(4) …my doctor didn’t feel it was necessary0.83
(5) …many people with heart problems don’t go to CR and they are fine0.83
(6) …I can manage on my own0.83
(7) …I think I was referred but the rehab program didn’t contact me0.83
(8) …it took too long to get referred and into the program0.83
(9) …I prefer to take care of my health alone.0.84
Logistic Factors
(1) Distance0.83
(2) Cost0.83
(3) Transportation problems0.83
(4) Family responsibilities0.83
(5) Severe weather0.83
Work/Time Conflicts
(1) Time constraints0.83
(2) Work responsibilities0.83
Functional Status
(1) I find exercise tiring or painful0.83
(2) I don’t have energy0.83
(3) Other health problems prevent me for going0.84
(4) I am too old0.83
Internal Consistency0.84
CI: confidence interval; CR: cardiac rehabilitation; CRBS: Cardiac Rehabilitation Barriers Scale.
Table 3. Test–retest reliability of the Cardiac Rehabilitation Barriers Scale.
Table 3. Test–retest reliability of the Cardiac Rehabilitation Barriers Scale.
Health Status Perception
(1) …I didn’t know about CR0.610.51–0.69
(2) …I don’t need CR0.380.25–0.50
(3) …I already exercise at home or in my community0.590.48–0.67
(4) …my doctor didn’t feel it was necessary0.460.34–0.56
(5) …many people with heart problems don’t go to CR and they are fine0.390.27–0.50
(6) …I can manage on my own0.480.36–0.58
(7) …I think I was referred but the rehab program didn’t contact me0.450.33–0.55
(8) …it took too long to get referred and into the program0.380.26–0.49
(9) …I prefer to take care of my health alone.0.580.48–0.67
Logistic Factors
(1) Distance0.700.62–0.76
(2) Cost0.700.62–0.76
(3) Transportation problems0.680.60–0.75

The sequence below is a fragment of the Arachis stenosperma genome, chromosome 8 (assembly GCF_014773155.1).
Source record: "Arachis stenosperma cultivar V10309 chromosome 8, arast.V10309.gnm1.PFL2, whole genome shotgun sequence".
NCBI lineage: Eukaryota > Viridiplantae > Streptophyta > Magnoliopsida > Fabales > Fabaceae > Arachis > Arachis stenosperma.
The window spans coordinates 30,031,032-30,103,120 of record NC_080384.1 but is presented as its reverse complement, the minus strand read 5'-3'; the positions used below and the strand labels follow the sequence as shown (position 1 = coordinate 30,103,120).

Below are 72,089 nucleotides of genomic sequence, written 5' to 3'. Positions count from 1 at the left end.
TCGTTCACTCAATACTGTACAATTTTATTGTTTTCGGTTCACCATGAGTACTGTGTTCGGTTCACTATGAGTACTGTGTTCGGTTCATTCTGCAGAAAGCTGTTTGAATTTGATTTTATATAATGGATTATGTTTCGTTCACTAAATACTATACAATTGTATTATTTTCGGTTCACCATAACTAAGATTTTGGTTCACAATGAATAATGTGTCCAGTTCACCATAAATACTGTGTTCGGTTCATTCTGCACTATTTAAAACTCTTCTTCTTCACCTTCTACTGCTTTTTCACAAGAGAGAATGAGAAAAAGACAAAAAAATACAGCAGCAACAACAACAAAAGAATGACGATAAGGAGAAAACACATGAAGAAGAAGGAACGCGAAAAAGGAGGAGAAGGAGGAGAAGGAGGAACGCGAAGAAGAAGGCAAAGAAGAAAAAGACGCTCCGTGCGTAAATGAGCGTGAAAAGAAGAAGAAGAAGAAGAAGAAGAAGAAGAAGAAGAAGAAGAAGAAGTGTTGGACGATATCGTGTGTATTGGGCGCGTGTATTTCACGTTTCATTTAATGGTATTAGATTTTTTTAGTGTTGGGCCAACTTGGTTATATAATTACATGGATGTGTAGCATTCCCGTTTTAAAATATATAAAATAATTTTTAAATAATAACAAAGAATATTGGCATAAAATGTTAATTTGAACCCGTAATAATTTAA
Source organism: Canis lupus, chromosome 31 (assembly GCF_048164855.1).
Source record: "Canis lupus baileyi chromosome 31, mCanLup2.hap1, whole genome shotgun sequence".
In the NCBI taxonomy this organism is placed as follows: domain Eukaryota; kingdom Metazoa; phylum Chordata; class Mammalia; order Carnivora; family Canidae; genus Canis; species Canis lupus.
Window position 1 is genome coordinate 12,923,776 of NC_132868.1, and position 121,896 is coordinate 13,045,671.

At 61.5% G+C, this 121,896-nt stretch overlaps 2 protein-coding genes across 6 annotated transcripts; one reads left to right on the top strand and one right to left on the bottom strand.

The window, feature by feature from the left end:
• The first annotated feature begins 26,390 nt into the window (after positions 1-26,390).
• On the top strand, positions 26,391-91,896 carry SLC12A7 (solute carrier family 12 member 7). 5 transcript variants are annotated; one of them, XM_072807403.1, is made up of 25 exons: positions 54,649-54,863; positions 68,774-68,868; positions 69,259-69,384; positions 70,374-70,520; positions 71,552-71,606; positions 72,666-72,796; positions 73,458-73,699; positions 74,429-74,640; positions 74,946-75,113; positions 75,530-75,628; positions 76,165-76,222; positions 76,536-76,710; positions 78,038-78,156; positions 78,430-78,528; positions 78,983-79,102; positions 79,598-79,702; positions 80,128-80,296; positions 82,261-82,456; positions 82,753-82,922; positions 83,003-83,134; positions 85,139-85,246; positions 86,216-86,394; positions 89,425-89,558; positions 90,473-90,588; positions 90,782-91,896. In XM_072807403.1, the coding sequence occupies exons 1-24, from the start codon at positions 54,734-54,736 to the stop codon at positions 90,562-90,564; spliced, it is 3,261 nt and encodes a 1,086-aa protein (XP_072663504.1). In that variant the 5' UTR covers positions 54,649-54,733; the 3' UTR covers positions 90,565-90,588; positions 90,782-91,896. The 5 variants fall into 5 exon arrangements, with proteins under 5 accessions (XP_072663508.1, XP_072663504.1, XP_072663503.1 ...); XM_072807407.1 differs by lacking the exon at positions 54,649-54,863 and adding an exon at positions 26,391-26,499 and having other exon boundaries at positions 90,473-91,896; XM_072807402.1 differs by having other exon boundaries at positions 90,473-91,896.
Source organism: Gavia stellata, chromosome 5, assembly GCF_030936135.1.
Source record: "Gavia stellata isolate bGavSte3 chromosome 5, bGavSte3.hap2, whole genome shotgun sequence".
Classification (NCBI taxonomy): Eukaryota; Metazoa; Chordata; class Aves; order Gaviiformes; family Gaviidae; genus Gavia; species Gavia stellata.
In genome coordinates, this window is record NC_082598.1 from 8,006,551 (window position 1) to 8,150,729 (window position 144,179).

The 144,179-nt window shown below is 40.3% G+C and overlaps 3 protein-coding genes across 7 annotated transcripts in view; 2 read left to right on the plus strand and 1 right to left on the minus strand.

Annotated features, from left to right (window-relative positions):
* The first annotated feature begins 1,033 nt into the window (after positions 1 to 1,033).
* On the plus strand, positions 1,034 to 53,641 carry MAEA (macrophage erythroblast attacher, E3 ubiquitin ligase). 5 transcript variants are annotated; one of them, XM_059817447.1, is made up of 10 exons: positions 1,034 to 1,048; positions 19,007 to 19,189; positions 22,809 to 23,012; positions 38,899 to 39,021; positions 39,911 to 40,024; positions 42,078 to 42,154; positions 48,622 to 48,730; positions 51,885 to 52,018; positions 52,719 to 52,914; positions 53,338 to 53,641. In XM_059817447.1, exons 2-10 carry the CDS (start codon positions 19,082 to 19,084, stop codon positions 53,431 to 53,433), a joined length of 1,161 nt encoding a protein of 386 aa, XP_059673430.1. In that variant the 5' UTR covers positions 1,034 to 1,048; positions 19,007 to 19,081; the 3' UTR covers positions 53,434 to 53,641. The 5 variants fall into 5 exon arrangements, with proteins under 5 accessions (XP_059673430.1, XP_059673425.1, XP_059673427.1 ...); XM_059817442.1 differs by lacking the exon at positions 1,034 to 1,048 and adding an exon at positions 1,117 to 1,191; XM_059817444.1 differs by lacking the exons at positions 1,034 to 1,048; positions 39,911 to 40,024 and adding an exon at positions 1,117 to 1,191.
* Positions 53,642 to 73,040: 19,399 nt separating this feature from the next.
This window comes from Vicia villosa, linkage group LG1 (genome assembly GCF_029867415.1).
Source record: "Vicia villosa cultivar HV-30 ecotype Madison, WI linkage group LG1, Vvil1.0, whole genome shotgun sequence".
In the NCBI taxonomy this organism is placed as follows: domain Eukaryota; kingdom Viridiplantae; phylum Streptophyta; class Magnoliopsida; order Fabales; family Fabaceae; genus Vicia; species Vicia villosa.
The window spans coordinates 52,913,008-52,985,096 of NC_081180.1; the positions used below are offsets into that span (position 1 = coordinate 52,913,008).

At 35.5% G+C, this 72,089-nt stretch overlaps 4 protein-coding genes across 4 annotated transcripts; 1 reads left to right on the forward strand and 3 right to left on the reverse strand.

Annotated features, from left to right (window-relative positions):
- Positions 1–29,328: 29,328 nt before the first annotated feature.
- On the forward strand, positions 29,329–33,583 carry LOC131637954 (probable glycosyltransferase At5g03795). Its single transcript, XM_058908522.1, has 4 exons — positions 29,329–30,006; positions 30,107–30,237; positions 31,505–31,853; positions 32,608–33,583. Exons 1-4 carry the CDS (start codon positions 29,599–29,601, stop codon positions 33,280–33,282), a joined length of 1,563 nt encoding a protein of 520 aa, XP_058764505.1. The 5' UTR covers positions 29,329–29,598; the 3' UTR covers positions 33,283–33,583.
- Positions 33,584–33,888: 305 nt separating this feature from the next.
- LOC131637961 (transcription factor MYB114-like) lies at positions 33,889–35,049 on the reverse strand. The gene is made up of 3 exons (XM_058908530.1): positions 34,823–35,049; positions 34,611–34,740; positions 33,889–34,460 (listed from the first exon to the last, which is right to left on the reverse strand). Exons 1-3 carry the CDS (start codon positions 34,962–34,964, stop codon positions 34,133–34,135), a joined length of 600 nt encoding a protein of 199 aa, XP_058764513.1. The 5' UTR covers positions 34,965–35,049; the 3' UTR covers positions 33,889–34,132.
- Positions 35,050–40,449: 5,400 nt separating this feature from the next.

(4) Family responsibilities0.550.45–0.64
(5) Severe weather0.610.52–0.69
Work/Time Conflicts
(1) Time constraints0.650.57–0.73
(2) Work responsibilities0.640.55–0.71
Comorbidities/Functional Status
(1) I find exercise tiring or painful0.690.61–0.75
(2) I don’t have energy 0.560.45–0.65
(3) Other health problems prevent me for going0.500.39–0.60
(4) I am too old0.600.50–0.68
ICC: intraclass correlation coefficient; CI: confidence interval; CRBS: Cardiac Rehabilitation Barriers Scale.
Table 4. Reliability of the Cardiac Rehabilitation Barriers Scale by domains and type of survey.
Table 4. Reliability of the Cardiac Rehabilitation Barriers Scale by domains and type of survey.
CRBS ItemICC95% CIInterviewSelf-Reported
Health status perceptions0.630.54–0.710.720.63–0.790.450.19–0.66
Logistic factors0.760.70–0.820.820.76–0.860.600.38–0.75
Work/time conflict0.670.58–0.740.660.55–0.740.710.53–0.82
FS: functional status; CI: confidence interval; CRBS: Cardiac Rehabilitation Barriers Scale; ICC: intraclass correlation coefficient.
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Jácome Hortúa, A.M.; Angarita-Fonseca, A.; Villamizar Jaimes, C.J.; Martínez Marín, R.d.P.; Dutra de Souza, H.C.; de Paula Facioli, T.; Sánchez-Delgado, J.C. Reliability of the Scale of Barriers for Cardiac Rehabilitation in the Colombian Population. Int. J. Environ. Res. Public Health 2021, 18, 4351.

AMA Style

Jácome Hortúa AM, Angarita-Fonseca A, Villamizar Jaimes CJ, Martínez Marín RdP, Dutra de Souza HC, de Paula Facioli T, Sánchez-Delgado JC. Reliability of the Scale of Barriers for Cardiac Rehabilitation in the Colombian Population. International Journal of Environmental Research and Public Health. 2021; 18(8):4351.

Chicago/Turabian Style

Jácome Hortúa, Adriana Marcela, Adriana Angarita-Fonseca, Carmen Juliana Villamizar Jaimes, Rocio del Pilar Martínez Marín, Hugo Celso Dutra de Souza, Tábata de Paula Facioli, and Juan Carlos Sánchez-Delgado. 2021. "Reliability of the Scale of Barriers for Cardiac Rehabilitation in the Colombian Population" International Journal of Environmental Research and Public Health 18, no. 8: 4351.